Vapor is released into the sky at a refinery in Wilmington, California. Reuters
Caroline Lucas, The Independent
We are at a turning point in the battle to rescue ourselves from climate disaster. The Youth Climate Strikes have inspired a whole new generation, Extinction Rebellion has brought the crisis to the gates of Westminster, 16-year-old Greta Thunberg has told the government in no uncertain terms what it needs to do – and now MPs have declared a climate emergency.
New voices are bringing fresh light to the most pressing issue of our time, and with it some hope, but the reactionary forces that fear any change to business as usual will be regrouping and rallying to defend old interests – and to crush that hope.
So while Thunberg may have returned home and the positive creativity that transformed Marble Arch and Waterloo Bridge has moved on, we must find ways to keep the energy and urgency of recent weeks alive. The demand for action is clear, the need beyond doubt. If we lose our nerve now, future generations will never forgive us.
That is why I am pushing to create a groundbreaking new law and introduce the world’s first Compassion Act which would completely shift the dial on the current political debate – to put inequality and climate breakdown front and centre of the agenda for the coming years.
The law, developed along with Compassion in Politics, would prevent any future legislation being introduced if it will leave those in the most vulnerable circumstances worse off, or if it benefits current generations at the expense of future ones.
These may seem like fairly commonsense goals and that is because they are. They are aligned with the values most of us try to uphold in our home and family lives. We don’t throw a family member onto the streets because they have ceased to be of economic value. Similarly, we don’t spend everything we have today so that our children have nothing tomorrow.
Yet the new economic agenda has left politics divorced from these values for far too long. It has legitimised greed, lauded limitless growth, promoted overconsumption and, courtesy of Brexit, fed and fanned the flames of hate. It has sidelined the values most of us hold dear like honesty, decency and compassion. Our political system has hit a spiritual as well as a physical rock bottom.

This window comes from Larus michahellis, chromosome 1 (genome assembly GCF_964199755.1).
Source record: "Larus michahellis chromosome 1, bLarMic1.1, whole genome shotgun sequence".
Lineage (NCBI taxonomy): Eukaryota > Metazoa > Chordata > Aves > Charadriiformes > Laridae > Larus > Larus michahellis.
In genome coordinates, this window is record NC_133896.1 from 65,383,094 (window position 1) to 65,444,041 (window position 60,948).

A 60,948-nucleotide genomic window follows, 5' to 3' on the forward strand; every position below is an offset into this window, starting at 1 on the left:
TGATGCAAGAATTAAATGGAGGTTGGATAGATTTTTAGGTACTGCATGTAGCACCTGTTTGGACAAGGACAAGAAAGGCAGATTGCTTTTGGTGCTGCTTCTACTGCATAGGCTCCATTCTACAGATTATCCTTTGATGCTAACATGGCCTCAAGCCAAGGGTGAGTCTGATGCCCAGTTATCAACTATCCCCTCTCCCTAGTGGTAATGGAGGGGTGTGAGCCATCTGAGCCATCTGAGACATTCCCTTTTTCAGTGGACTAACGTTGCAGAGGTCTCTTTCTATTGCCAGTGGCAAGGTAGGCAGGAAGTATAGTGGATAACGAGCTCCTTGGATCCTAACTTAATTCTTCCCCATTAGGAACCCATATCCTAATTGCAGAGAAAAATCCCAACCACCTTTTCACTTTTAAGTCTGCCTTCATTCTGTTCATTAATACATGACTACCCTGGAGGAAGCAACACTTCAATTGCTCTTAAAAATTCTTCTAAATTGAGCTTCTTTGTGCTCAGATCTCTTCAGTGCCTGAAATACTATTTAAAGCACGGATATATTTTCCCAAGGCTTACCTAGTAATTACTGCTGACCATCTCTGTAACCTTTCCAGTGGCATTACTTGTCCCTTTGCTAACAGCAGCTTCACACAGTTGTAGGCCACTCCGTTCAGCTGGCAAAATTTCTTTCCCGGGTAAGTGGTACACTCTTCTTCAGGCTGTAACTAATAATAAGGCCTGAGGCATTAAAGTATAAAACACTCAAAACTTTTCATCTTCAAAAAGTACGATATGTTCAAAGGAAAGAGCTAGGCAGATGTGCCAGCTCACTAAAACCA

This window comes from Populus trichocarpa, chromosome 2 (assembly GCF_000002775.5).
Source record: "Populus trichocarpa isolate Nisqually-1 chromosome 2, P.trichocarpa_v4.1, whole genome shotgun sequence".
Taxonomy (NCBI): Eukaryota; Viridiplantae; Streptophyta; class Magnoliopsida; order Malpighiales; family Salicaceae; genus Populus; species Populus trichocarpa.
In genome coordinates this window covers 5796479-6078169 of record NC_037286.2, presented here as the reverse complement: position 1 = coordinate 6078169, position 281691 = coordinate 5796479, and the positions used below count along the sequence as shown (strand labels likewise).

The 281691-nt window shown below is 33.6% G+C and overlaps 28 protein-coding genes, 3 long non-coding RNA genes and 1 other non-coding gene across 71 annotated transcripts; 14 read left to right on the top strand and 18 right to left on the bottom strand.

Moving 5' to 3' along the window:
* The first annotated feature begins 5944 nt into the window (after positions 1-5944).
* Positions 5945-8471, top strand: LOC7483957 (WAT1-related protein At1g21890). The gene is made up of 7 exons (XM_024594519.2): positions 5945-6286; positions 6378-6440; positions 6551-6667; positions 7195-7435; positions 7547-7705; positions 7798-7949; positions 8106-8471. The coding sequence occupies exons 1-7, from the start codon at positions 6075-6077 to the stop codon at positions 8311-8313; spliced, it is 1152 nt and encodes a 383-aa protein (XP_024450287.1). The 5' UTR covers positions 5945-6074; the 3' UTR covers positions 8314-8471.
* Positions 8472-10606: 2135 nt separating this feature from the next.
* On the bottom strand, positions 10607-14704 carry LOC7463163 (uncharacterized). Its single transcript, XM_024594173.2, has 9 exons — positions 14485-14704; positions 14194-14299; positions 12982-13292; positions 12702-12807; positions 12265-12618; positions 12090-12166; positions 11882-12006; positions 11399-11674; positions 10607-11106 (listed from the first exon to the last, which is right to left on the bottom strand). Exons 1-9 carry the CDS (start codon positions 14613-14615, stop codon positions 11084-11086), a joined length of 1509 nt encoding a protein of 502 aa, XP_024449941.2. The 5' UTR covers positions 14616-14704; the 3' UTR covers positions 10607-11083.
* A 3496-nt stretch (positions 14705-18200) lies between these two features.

On Wednesday, along with the MPs Heidi Allen, Jo Swinson, Thangam Debbonaire and Tracey Crouch, I will be discussing this proposal in parliament. We have an opportunity now to regain the world leadership we have lost. The climate crisis exists because, for decades, we’ve behaved with little or no regard for the world our children and grandchildren will inherit. We have chosen business as usual and immediate gratification over a safe planet where all life can thrive. Similarly, years of austerity and ideologically driven privatisation have left the social contract which once bound the government to its people in tatters.
We think it’s time to rewrite that contract and we’re going to make sure it extends to our children and grandchildren. In doing so we want to carve out a role for Britain as a progressive leader on the world stage – setting an example that others will hopefully follow. The crisis that we face right now is not unconquerable: it’s been made by humans and it can be solved by us. Becoming the first country to put a Compassion Act onto the statute books would show us to be world leaders in the most positive way possible, and be something of which everyone could be proud.
If we don’t protect what we value most, we will lose it. A Compassion Act would create a threshold below which this country could not fall again. It would help protect against the shameful rise of homelessness, hunger and degradation that the most disadvantaged in our society have experienced. And, it will provide a constructive mechanism for immediately starting to address the climate emergency.
After years of austerity and environmental vandalism, and at a time when public trust in politicians is dangerously strained, we believe that a Compassion Act could play a vital role in steering the British political system on to a more inclusive, compassionate and positive path.
The narrative about Europe heatwave only adds to the bells of alarm that are not just chiming, they are clanging in urgency. Europe heat doesn’t signal need for climate action — it says that it’s almost too late to do much. And reversing the effects of today and this moment will take decades. For example,
Across India, people, cities, organisations and landmarks joined hands with around 7000 cities across 187 countries and observed Earth Hour 2019 on Saturday, 30 March, from 20:30 to 21:30 hours. This year’s global theme was #Connect2Earth, where people, companies and organisations need to find tools to push for action on nature.
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